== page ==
It is strange, indeed, to be an American abroad during this particular political moment. I am a citizen concerned with the direction of the country under the new president, but at times I feel far-removed. Each morning, The New York Times seems to bring further reasons to be discouraged, yet it is impossible for me to join protests in the way that my stateside friends can. When Fulbright researchers, scholars, and English Teaching Assistants in Belgium and Luxembourg gathered in early February at a mid-year meeting, the president’s travel ban was still fresh. “What can we do from here?” a Fulbright researcher wondered aloud. I felt, at that moment, that he spoke for many of us in the room.
Attending the EU-US Seminar for Young Leaders, however, reminded me of one possible, and powerful, answer to his question: observe where we are, ask questions, and take notes. A Fulbright researcher in Hungary, for example, shared observations of a government actively and vocally opposed to the presence of refugees. He recounted watching state-funded news reports televised during football matches which presented images of refugees as violent, dangerous criminals. A Fulbright student in Denmark spoke of his experiences taking the Danish citizenship test, perhaps one of the metrics of how a country defines itself and its citizens. This particular test includes questions about pop culture and films from the 1960s. The student failed it, as did some of his Danish friends when they took it. Who else is excluded from this particular definition of Danish identity?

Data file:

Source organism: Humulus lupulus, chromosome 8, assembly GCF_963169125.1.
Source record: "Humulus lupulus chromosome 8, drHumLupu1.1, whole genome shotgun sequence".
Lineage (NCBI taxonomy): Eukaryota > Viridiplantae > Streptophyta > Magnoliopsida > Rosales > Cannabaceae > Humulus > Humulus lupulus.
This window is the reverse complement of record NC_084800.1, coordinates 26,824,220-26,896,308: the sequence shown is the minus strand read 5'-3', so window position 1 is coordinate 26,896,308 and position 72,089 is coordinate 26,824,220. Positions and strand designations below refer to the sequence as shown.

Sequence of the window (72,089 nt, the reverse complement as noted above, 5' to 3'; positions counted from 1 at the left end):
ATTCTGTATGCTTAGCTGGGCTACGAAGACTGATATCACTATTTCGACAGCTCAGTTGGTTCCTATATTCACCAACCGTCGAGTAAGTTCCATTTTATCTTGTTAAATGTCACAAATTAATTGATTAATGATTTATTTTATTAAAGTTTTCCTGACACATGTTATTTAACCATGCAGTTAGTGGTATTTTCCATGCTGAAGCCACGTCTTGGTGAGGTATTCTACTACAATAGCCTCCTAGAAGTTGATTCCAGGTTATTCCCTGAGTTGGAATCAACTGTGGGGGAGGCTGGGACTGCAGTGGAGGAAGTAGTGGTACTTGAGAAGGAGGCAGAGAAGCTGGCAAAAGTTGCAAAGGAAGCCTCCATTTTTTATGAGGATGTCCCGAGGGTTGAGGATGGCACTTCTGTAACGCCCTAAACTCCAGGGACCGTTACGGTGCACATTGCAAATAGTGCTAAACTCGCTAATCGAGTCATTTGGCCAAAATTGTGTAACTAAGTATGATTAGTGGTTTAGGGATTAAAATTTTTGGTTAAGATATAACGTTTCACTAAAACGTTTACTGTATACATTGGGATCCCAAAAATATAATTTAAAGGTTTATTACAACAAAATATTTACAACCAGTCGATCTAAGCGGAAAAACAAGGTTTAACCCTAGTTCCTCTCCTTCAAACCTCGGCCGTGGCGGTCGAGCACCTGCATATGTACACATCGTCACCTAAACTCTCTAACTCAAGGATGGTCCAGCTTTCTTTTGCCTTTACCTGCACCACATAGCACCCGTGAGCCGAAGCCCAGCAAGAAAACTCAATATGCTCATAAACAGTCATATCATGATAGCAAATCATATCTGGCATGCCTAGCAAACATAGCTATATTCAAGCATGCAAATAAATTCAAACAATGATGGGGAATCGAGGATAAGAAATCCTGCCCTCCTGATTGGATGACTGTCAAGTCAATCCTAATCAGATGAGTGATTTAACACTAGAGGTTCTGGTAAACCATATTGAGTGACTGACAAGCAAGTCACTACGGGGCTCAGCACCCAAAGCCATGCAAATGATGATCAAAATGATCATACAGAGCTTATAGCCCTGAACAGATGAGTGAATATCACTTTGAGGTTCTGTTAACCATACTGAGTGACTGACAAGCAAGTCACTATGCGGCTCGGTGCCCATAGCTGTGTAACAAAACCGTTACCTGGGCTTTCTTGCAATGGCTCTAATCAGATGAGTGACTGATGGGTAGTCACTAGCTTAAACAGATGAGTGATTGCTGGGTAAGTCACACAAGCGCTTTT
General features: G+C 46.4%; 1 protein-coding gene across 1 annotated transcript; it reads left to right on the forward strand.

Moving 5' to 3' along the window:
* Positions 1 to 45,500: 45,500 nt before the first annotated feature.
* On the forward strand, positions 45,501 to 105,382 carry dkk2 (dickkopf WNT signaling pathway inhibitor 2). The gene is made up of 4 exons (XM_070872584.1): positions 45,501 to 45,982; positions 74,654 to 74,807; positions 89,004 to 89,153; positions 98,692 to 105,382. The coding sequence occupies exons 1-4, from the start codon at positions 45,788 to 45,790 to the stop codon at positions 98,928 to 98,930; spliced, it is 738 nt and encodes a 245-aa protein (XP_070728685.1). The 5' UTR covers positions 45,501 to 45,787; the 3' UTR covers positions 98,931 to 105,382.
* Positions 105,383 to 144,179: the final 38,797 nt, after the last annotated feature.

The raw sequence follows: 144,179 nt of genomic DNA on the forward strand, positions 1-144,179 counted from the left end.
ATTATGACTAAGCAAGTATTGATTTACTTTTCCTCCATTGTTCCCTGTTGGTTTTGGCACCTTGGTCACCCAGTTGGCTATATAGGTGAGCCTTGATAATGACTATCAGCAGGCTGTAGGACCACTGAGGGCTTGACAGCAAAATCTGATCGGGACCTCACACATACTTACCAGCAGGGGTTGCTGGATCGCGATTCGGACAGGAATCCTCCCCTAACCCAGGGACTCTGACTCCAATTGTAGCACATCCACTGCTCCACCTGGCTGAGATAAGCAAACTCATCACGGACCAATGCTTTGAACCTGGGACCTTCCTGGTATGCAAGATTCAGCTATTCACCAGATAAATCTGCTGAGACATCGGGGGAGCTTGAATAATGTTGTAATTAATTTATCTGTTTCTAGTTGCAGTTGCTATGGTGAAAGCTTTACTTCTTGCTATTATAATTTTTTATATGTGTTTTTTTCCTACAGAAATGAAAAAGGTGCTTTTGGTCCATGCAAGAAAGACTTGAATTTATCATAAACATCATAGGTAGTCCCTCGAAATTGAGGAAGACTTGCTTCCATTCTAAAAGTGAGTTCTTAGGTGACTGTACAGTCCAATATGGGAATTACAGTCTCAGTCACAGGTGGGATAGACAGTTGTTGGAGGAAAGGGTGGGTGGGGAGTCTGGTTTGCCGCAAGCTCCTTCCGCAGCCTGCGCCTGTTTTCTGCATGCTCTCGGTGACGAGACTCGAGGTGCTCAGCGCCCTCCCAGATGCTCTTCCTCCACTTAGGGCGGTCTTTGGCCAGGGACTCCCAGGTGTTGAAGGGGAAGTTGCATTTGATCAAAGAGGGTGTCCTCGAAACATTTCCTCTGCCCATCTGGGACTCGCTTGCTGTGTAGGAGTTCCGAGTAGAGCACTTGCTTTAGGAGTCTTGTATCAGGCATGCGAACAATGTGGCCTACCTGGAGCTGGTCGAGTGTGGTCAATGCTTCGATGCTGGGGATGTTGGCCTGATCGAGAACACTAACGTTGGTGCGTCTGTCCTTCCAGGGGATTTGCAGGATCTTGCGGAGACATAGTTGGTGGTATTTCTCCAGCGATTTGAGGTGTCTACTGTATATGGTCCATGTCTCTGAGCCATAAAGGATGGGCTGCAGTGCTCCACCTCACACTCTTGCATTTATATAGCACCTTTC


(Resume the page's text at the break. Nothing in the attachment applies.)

At a seminar concerning questions of economic, educational, and cultural integration of refugees, it was ever clear that the questions I ask of my own country—What does it mean to be American, for example, and how does the presence of refugees fit into the many definitions of American identity?—are being played out throughout Europe. Perhaps I am not so far-removed, after all.
Luxembourg, where I live and teach, is in the midst of navigating its own negotiations of national identity. Within the months after I arrived here in September 2016, two petitions were submitted to parliament by private citizens: the first, a call to make Luxembourgish the first official language over German and French, was answered by a second petition to ensure that Luxembourg remains a multilingual country where all three languages have official status. This is a country of 575,000 in which nearly half of its residents are not Luxembourgish citizens.
Every day from Monday to Friday, about 175,000 “frontaliers” cross borders from Belgium, Germany, and France in order to work here.
It is inaccurate to suggest that there is one definition of what it means to be Luxembourgish; most people whom I have met, though, are proud of Luxembourg’s cosmopolitism and believe that Luxembourg needs its non-citizen residents and workers. In this view, it is possible for multiple identities to exist here, and therefore refugees are welcome, too.
At the EU-US Seminar, I spoke of encountering this approach at an arts center in Luxembourg City. Receiving state-supported funding as an integration project, it offers opportunities for both refugees and longtime residents of Luxembourg to create art together. I teach piano lessons there, and it is one of the ways that I will best remember Luxembourg: a place where I hear Arabic, English, French, Luxembourgish, German, or Farsi, all at the same time.
– Carly Peruccio
U.S. Fulbright English Teaching Assistant to Luxembourg